Salomon Smith Barney
showing stocks with $20 billion market caps are down an average of 20% from their highs, while those with $250 million caps are down an average of over 40%, he said.
Major indices "are just playing catch-up with the rest of the market," Ablin said. "IBM can't go on insulated from the rest of the market."
However, the market veteran believes the current selling represents the "last stage" and plans to "use this as an opportunity to be a little more optimistic." He met with clients yesterday who "have a lot of cash and say 'I want to put this to work. Let me know when you think the coast is clear.'"
Ablin plans to wait until after the
mid-November meeting before giving the signal, but forecasts a strong year-end rally for stocks in conjunction with a reversal for bonds.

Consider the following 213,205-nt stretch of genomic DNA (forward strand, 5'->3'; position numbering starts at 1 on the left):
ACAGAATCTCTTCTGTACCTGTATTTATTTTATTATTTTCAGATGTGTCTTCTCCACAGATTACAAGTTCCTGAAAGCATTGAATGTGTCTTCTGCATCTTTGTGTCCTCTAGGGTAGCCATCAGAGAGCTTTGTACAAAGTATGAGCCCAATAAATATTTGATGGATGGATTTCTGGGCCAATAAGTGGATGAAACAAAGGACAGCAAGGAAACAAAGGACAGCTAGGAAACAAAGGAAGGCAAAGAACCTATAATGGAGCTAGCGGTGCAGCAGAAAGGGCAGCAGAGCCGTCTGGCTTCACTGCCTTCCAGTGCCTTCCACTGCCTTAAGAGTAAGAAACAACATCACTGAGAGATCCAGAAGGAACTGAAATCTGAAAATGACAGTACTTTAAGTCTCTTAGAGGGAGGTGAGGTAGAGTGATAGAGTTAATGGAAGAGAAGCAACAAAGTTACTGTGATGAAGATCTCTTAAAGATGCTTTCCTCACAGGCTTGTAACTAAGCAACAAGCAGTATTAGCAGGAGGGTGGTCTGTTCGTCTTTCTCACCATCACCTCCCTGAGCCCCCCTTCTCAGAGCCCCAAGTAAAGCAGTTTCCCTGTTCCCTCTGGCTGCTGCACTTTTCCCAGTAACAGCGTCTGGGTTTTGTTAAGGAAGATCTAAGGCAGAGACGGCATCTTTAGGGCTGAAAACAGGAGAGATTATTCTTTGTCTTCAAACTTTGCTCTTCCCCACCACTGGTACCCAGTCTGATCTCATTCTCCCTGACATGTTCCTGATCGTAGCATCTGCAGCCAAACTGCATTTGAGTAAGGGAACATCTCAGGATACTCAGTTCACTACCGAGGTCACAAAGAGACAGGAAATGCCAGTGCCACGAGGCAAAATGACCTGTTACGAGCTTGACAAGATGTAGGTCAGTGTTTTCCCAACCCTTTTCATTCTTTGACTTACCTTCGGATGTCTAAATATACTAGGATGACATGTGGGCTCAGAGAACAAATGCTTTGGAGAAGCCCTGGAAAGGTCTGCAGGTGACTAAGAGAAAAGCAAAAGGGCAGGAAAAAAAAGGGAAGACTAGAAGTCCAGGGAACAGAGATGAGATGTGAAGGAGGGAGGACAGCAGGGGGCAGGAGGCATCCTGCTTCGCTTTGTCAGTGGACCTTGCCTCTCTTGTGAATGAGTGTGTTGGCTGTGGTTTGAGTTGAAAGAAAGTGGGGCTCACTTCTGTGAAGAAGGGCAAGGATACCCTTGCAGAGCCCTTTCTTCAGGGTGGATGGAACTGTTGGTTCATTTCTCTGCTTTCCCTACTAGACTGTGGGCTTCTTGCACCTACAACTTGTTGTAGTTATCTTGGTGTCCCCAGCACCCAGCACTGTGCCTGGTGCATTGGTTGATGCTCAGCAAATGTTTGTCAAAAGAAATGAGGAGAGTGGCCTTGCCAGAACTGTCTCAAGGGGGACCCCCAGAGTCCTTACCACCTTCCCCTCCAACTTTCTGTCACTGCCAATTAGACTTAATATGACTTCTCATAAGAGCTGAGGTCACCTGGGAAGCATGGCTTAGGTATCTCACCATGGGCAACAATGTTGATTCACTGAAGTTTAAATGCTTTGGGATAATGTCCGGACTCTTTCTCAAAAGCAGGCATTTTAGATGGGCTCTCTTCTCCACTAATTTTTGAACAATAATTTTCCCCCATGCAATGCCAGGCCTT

"I don't think there's a heck of a lot more downside in the bonds," he said, predicting 6.50% is the "worst case" for the long-bond's yield.
Colonial Asset Management is long IBM and Intel.
Among other indices, the
Dow Jones Transportation Average
lost 39.98, or 1.4%, to 2921.51; the
Dow Jones Utility Average
rose 0.90, or 0.3%, to 296.49; and the
American Stock Exchange Composite Index
fell 2.70, or 0.3%, to 789.41.
Elsewhere in North American equities, the
Toronto Stock Exchange 300
rose 12.26 to 7128.30 and the
Mexican Stock Exchange IPC Index
fell 125.30 to 5205.72.
Wednesday's Company Report
Earnings estimates from First Call/Thomson Financial; earnings reported on a diluted basis unless otherwise specified. New highs and lows on a closing basis unless otherwise specified.